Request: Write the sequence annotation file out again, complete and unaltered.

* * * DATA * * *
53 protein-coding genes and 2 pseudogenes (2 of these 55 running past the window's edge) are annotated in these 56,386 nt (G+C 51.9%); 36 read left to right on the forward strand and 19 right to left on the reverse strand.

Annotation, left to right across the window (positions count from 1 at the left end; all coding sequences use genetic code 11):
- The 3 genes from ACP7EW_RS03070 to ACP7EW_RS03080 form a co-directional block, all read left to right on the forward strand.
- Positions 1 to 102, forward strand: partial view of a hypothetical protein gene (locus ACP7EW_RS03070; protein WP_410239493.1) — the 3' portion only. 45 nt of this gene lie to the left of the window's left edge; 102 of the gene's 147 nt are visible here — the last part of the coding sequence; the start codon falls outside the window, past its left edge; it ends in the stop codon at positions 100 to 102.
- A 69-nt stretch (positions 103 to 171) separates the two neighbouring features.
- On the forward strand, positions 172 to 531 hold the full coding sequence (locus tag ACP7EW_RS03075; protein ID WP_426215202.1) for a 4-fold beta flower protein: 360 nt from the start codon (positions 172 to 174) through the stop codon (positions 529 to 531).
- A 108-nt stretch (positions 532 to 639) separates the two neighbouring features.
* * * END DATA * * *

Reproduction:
53 protein-coding genes and 2 pseudogenes (2 of these 55 running past the window's edge) are annotated in these 56,386 nt (G+C 51.9%); 36 read left to right on the forward strand and 19 right to left on the reverse strand.

Annotation, left to right across the window (positions count from 1 at the left end; all coding sequences use genetic code 11):
- The 3 genes from ACP7EW_RS03070 to ACP7EW_RS03080 form a co-directional block, all read left to right on the forward strand.
- Positions 1 to 102, forward strand: partial view of a hypothetical protein gene (locus ACP7EW_RS03070; protein WP_410239493.1) — the 3' portion only. 45 nt of this gene lie to the left of the window's left edge; 102 of the gene's 147 nt are visible here — the last part of the coding sequence; the start codon falls outside the window, past its left edge; it ends in the stop codon at positions 100 to 102.
- A 69-nt stretch (positions 103 to 171) separates the two neighbouring features.
- On the forward strand, positions 172 to 531 hold the full coding sequence (locus tag ACP7EW_RS03075; protein ID WP_426215202.1) for a 4-fold beta flower protein: 360 nt from the start codon (positions 172 to 174) through the stop codon (positions 529 to 531).
- A 108-nt stretch (positions 532 to 639) separates the two neighbouring features.